So I had the opportunity to take part in the ESRI Federal GIS User Conference this past week and I must say I come away with it with expanded views of the functionality of GIS. My role during the conference was as a Student Assistant. We assist the conference organizers with logistical operations as well as provide support for program sessions.
During my time helping out at registration, I was able to meet so many federal employees from around the DC area as well as organizations that partner with federal agencies. There were professionals from the World Bank, National Geospatial Intelligence Agency, Federal Bureau of Investigation, FEMA, Housing and Urban Development, the CIA and many more. The conference dates corresponded with the recently re-opened United States government which provided a greater level of urgency and self-awareness for the work the agencies collectively do.
The sessions provided ran the gamut with geospatial tools and best practices such as Python Intros, Spatial Data Mining, Geodatabases, and one that I was SO SAD to miss: Modeling Spatial Relationships: Concepts for Regression and Classification. So there was something for every interest and level of expertise of attendees.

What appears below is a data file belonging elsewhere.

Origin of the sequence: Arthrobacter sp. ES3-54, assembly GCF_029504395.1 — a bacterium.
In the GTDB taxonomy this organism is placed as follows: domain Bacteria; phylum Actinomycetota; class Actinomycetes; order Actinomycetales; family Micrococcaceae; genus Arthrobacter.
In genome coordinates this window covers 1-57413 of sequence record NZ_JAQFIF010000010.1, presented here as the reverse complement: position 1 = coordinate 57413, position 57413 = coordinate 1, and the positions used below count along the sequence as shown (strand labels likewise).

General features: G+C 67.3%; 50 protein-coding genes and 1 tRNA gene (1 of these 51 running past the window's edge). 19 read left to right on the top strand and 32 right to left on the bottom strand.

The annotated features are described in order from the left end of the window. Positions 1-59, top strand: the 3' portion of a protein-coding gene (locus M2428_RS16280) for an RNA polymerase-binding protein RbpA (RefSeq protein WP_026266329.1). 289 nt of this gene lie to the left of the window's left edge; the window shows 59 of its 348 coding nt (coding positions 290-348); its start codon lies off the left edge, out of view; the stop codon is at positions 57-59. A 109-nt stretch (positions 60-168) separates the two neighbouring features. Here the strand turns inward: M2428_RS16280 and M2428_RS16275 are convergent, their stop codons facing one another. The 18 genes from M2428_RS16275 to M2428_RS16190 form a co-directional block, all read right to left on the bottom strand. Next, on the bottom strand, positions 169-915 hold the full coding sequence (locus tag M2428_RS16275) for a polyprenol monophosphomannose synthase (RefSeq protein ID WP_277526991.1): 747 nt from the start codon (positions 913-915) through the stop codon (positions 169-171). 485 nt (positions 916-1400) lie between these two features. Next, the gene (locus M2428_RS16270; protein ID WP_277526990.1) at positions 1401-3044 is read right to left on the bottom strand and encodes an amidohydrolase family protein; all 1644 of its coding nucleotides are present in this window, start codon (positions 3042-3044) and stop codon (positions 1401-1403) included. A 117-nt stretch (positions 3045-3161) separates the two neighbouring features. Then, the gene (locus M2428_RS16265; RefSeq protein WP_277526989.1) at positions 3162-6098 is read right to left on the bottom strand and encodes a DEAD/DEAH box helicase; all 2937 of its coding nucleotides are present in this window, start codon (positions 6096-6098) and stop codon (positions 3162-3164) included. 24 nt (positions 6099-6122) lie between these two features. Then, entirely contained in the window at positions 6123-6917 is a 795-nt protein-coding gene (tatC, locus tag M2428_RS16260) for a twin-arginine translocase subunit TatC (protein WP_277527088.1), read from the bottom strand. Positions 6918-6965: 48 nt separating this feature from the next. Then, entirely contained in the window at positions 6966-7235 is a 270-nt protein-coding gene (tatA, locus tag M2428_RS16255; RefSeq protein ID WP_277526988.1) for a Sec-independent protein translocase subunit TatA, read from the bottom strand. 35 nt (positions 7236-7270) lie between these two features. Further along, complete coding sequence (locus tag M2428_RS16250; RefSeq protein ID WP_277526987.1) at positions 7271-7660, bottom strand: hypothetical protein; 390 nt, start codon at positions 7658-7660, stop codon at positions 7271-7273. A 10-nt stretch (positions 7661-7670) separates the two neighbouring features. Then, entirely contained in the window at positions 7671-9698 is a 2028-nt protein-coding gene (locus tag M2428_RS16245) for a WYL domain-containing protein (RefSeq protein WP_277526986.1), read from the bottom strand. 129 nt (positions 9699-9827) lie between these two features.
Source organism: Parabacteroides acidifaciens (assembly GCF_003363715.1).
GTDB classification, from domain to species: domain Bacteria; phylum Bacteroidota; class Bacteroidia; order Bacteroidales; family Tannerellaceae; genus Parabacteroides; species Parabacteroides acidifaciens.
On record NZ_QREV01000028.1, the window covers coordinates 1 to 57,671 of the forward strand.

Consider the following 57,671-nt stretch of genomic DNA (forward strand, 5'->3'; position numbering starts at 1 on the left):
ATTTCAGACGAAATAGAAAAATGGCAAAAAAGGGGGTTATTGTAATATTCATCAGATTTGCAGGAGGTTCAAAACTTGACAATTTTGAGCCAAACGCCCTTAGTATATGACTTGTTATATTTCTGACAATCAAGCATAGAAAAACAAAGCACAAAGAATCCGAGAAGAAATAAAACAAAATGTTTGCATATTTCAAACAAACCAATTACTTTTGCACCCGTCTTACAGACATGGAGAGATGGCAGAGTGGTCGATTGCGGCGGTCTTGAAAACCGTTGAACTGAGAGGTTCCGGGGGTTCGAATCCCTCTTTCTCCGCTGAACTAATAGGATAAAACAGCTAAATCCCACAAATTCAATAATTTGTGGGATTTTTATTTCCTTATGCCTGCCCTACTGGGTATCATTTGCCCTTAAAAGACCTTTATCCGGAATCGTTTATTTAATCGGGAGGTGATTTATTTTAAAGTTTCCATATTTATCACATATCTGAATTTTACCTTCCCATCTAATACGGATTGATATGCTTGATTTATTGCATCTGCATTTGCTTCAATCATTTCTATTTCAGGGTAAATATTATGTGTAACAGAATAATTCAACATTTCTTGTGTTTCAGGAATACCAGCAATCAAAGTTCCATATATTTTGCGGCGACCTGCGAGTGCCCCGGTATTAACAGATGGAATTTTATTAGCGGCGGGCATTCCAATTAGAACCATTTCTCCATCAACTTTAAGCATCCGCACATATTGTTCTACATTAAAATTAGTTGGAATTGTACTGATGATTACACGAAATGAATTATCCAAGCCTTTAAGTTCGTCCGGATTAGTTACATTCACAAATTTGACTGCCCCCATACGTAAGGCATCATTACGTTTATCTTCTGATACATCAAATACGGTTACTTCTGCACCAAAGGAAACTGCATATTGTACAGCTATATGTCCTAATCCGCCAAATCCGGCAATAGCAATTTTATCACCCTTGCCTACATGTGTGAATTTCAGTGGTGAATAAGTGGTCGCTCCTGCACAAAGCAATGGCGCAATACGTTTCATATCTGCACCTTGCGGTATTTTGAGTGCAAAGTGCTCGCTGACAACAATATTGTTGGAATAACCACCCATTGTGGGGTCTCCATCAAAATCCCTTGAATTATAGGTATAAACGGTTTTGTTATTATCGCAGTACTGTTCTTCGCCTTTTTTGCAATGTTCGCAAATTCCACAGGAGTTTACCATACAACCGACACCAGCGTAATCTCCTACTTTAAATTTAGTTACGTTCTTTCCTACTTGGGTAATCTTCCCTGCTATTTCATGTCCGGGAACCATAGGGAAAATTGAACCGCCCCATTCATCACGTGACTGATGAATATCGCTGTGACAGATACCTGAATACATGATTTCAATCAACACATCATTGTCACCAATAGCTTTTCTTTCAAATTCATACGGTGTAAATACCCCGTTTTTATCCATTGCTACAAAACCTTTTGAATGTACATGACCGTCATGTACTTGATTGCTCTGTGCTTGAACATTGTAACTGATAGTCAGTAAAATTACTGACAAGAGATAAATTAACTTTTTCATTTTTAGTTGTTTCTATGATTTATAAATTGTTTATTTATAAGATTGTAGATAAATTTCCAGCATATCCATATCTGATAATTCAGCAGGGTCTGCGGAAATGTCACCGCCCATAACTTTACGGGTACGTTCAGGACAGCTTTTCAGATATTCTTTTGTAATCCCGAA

I had a chance to meet quite a few amazing GIS professionals from NGA and spoke with them about their roles and how much of GIS they used in their day to day work plans and most said they used it extensively. I also met some folks from advocacy organizations that use GIS in the work they do. I met LeeAnn King, a Geospatial Manager with the Chesapeake Conservancy and she shared with me some exciting field methods that mirrored some of the methods I use in my GIS investigations of the Great Dismal Swamp. I also met Allison Davis-Holland who works as a GIS Consultant for Self-Represented Litigation Network. Exploring both these orgs helped me to see just how wide the impact GIS has not only on industries of surveillance, capital, and government operations, but also for environmental justice and legal advocacy.
Overall I was impressed by the culture of ESRI which was a flexible one. One where staff believed in excellence, but knew that goals they endeavored to achieve could be realized from a variety of paths.